This example illustrates the difficulty inherent in keeping a positive mental attitude at such a time. By it’s very nature, a surgical intervention of this type is a pretty traumatic experience and when you have this looming over you it could be easy to let it dominate your thoughts. Sometimes it is close to impossible to be simply, ‘positive’ about everything. What you can do, however, is distract yourself, take charge of your own attitude, and direct your attention elsewhere.  By coincidence it was at about the same time that I was invited to try stand-up comedy for the first time through an organisation called Bright Club. I reasoned that my desire to not completely flop in front of a live audience would act as a distraction to all the arrangements for the surgery going on in the background. So, a week before I was due to have my innards rewired, I got up and had a go (see here for video evidence).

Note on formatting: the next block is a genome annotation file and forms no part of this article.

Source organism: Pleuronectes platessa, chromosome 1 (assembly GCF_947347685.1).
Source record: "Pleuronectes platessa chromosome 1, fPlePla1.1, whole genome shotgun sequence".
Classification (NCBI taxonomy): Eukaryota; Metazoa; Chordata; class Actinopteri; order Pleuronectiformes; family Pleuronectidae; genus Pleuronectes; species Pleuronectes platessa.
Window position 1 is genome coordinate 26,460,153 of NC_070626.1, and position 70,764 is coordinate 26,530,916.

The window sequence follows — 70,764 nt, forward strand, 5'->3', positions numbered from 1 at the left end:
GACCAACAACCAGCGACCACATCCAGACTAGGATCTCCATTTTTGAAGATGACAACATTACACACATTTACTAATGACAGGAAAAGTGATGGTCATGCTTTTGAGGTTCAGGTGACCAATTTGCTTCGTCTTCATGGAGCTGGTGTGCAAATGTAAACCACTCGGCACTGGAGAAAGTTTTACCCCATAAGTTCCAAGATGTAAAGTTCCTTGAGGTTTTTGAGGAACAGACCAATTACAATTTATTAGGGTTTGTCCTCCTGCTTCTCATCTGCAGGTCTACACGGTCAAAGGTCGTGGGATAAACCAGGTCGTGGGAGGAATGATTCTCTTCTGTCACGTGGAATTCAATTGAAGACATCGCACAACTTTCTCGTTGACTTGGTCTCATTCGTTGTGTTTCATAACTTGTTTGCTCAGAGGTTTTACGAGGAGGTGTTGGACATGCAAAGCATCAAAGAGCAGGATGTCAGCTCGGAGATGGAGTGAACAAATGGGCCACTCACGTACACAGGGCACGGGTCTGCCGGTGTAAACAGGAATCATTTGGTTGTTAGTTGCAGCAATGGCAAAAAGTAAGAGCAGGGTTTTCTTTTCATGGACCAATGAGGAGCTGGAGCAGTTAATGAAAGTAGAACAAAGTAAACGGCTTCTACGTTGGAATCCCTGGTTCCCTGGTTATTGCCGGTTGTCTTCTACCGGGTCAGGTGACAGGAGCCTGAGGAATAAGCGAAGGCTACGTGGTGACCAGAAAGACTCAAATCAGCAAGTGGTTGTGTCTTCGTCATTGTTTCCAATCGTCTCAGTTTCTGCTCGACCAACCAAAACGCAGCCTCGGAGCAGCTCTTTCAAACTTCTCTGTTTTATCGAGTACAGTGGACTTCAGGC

Comedy organised by Bright Club

As it turned out, my attitude of just ignoring the cancer and assuming that it would go away couldn’t last for very long. The surgery and accompanying pathology reports showed that the cancer had invaded my body more dramatically than first feared. One of the ways that cancer can spread around the body is through the lymphatic system. Once the cancer gets into the lymphatic system it can, from there, make it’s merry way to various major organs. My pathology report showed that of the 22 lymph nodes removed as a pre-emptive strike, cancer was already in 17 of them. Again, a shock. On the positive side, at least these were now out of my body!